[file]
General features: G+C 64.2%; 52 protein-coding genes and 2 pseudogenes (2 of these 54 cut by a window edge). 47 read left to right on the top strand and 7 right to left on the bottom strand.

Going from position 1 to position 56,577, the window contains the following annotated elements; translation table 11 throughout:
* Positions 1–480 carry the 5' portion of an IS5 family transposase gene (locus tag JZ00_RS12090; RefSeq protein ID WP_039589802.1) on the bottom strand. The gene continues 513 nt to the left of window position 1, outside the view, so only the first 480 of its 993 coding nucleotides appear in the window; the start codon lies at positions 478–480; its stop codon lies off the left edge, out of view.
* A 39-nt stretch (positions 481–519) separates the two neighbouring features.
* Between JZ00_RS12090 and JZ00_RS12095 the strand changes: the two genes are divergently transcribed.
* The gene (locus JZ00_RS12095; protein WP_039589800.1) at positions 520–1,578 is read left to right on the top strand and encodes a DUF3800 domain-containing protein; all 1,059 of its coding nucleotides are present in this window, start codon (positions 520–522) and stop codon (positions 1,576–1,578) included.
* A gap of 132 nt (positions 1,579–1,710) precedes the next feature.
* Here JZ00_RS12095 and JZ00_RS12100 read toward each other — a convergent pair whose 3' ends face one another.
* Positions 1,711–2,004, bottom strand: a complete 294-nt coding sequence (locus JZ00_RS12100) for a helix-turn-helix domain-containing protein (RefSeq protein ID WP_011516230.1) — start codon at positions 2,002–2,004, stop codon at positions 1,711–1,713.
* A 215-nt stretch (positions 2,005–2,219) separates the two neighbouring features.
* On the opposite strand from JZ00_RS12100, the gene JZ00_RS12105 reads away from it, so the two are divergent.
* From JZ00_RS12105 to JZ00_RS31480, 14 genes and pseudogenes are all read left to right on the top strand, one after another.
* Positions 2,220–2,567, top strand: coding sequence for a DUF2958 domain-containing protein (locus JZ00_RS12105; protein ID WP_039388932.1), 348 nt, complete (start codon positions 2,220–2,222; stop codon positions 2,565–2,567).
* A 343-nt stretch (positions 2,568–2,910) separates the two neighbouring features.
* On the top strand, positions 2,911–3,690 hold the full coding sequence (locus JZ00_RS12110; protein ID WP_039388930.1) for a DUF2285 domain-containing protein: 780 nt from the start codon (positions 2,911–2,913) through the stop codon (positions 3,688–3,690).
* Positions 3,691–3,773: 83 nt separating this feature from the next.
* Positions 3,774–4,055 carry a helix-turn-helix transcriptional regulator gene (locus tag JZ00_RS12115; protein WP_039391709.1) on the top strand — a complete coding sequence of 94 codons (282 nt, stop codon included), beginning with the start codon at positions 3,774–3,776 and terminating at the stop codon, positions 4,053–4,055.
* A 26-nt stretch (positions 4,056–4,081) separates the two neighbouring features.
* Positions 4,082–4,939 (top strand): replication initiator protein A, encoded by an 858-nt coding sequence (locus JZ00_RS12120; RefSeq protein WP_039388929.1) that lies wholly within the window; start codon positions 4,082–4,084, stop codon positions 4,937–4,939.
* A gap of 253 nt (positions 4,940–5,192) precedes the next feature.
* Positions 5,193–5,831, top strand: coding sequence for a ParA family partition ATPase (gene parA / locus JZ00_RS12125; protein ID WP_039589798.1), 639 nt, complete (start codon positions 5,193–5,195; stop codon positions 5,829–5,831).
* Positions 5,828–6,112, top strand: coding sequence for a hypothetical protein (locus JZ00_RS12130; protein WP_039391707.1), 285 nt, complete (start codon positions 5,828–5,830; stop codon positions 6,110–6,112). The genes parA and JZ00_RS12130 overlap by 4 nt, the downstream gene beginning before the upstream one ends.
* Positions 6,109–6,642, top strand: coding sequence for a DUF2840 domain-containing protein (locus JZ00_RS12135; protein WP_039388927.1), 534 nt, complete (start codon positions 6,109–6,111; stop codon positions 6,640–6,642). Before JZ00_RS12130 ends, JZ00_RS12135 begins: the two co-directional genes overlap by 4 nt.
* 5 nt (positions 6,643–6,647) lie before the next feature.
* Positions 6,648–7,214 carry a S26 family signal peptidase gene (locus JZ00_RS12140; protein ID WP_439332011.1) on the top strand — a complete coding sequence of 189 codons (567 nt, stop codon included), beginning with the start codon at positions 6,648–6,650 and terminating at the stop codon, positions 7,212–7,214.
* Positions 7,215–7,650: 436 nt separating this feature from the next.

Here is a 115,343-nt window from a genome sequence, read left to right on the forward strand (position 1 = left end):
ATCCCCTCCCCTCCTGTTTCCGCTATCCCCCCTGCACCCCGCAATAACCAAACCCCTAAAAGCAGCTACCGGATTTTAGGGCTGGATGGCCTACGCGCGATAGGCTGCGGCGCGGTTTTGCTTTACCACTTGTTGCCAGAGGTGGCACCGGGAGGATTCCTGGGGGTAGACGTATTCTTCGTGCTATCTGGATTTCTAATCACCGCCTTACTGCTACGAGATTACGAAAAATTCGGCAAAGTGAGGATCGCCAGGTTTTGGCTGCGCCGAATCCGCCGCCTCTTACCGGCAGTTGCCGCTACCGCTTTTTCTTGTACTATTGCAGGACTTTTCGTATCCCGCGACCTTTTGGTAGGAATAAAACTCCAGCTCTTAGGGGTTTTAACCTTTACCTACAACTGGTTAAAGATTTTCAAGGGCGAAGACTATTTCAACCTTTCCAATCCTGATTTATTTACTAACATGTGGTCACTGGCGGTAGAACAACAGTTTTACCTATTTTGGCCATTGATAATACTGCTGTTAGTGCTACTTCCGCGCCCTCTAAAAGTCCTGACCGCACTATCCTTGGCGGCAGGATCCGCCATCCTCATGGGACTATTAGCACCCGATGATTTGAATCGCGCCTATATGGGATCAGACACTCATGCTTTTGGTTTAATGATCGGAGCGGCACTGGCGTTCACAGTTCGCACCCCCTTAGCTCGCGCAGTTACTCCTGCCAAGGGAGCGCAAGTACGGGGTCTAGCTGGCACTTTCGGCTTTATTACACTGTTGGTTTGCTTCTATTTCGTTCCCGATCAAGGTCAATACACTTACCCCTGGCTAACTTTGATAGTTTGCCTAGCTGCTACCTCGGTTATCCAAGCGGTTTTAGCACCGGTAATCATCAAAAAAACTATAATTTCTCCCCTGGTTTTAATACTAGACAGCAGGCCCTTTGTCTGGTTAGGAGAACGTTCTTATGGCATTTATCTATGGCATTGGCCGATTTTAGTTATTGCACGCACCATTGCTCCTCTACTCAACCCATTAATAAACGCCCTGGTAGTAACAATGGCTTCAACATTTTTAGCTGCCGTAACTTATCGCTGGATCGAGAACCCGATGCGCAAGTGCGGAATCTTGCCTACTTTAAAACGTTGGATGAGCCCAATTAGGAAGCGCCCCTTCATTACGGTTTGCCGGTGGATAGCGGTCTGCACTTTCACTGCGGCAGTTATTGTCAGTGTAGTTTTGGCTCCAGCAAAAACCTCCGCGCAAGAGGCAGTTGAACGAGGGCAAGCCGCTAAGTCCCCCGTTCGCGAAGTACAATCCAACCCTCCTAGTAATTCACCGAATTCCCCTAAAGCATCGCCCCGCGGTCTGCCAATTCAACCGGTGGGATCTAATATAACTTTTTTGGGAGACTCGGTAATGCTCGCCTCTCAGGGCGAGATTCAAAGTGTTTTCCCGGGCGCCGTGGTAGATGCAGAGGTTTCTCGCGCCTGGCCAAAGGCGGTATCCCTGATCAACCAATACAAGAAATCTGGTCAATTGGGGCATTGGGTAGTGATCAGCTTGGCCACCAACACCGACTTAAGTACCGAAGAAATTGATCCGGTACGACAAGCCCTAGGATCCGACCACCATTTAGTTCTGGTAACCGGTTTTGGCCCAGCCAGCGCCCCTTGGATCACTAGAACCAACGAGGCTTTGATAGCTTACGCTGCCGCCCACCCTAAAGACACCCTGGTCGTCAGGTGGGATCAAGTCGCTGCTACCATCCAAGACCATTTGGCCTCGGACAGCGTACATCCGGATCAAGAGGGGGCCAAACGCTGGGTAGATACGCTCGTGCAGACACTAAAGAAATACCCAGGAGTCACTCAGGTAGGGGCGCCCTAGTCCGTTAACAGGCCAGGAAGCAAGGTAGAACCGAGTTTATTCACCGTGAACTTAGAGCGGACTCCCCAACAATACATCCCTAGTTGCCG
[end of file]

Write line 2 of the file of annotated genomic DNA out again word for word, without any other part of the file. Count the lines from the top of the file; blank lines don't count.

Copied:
Going from position 1 to position 56,577, the window contains the following annotated elements; translation table 11 throughout: